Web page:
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U.S. has been conducting secret dialogue with terrorist Hizbullah

Posted on November 26, 2013 by creeping

Obama has now worked intimately with the Saudi’s, the Muslim Brotherhood and their militant wing Hamas, he’s negotiated with the Taliban and is funding/training al Qaeda in Syria. With Hizbollah now on his resume, there’s virtually no prominent Islamic terror group Obama isn’t working with. via Sources: U.S. has been conducting secret dialogue with Hizbullah | World Tribune. h/t Atlas

Lebanon has reported a secret dialogue between the Iranian-sponsored Hizbullah and the United States.

Lebanese parliamentary sources said U.S. diplomats have begun contact with Hizbullah politicians in Beirut. They said the dialogue concerned stability in Lebanon as well as the next government.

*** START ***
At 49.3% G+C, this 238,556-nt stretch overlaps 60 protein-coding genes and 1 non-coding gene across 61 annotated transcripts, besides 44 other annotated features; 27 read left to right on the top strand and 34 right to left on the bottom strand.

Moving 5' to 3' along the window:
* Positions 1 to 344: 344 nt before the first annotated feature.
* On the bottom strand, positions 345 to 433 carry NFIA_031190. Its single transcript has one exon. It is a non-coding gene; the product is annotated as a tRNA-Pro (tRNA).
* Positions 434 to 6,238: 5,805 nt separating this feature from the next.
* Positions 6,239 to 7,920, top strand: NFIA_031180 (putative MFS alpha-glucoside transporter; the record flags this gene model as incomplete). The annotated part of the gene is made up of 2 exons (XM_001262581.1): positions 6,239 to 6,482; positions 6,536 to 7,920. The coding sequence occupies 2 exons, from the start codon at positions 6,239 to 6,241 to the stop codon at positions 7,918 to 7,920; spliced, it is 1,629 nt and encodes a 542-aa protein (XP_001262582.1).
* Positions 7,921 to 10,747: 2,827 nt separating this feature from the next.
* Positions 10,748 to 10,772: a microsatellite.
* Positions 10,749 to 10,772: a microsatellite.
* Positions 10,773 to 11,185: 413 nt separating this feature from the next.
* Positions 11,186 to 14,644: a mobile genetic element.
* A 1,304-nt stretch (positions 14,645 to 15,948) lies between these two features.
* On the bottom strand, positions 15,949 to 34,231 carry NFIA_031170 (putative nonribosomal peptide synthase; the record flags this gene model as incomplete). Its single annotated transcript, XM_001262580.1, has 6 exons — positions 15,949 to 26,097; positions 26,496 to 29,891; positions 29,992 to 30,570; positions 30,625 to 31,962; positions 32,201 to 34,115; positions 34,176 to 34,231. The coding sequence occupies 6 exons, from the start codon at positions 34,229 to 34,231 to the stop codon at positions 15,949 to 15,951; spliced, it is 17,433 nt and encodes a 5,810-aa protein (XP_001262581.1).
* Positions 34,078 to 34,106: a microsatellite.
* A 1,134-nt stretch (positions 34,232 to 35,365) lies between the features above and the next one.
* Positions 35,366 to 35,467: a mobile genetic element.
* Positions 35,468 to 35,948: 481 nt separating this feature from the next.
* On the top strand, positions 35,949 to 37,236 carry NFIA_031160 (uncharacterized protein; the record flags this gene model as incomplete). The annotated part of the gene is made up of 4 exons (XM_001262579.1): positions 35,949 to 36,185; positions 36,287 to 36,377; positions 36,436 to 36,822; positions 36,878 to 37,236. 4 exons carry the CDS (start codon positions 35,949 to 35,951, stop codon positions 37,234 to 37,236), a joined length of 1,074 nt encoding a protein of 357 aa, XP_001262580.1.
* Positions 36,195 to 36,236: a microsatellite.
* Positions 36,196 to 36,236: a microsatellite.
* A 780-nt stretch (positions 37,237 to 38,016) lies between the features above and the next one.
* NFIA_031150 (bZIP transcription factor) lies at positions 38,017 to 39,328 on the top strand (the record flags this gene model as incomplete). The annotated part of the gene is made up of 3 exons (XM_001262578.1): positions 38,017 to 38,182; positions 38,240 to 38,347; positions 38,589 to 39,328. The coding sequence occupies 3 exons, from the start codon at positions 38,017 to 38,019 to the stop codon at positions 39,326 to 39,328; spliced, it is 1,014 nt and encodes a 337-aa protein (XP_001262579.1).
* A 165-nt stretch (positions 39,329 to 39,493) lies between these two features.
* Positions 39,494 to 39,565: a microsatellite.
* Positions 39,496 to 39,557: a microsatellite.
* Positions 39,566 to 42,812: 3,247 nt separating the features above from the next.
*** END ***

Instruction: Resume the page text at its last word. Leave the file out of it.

“The United States is sending and receiving messages to Hizbullah through sympathetic third parties,” a source said. “The dialogue has intensified over the last few weeks.”

The dialogue was reported by members of the pro-Western March 14 coalition, driven out of power in 2011. The members, who did not want to be identified, said the U.S. dialogue with Hizbullah was part of the rapprochement by President Barack Obama with Iran.

It should be noted:

Until 9/11, no terrorist organization had killed more Americans than Hezbollah, the Lebanese Shiite group: From the 1983 Beirut barracks bombing, which killed 241 Marines, to the 1996 detonation of the Khobar Towers in Saudi Arabia, which killed 19 U.S. airmen, Hezbollah’s anti-American curriculum vitae was long and bloody. Today it remains an efficient global terror operation, having executed bombings on four continents, built a presence on six and even branched out to drug trafficking. ‘Hezbollah,’ by Matthew Levitt

Bonus: For more analysis on Obama’s deal with Iran read these Stratfor excerpts:

Next Steps for the U.S.-Iran Deal
NOVEMBER 25, 2013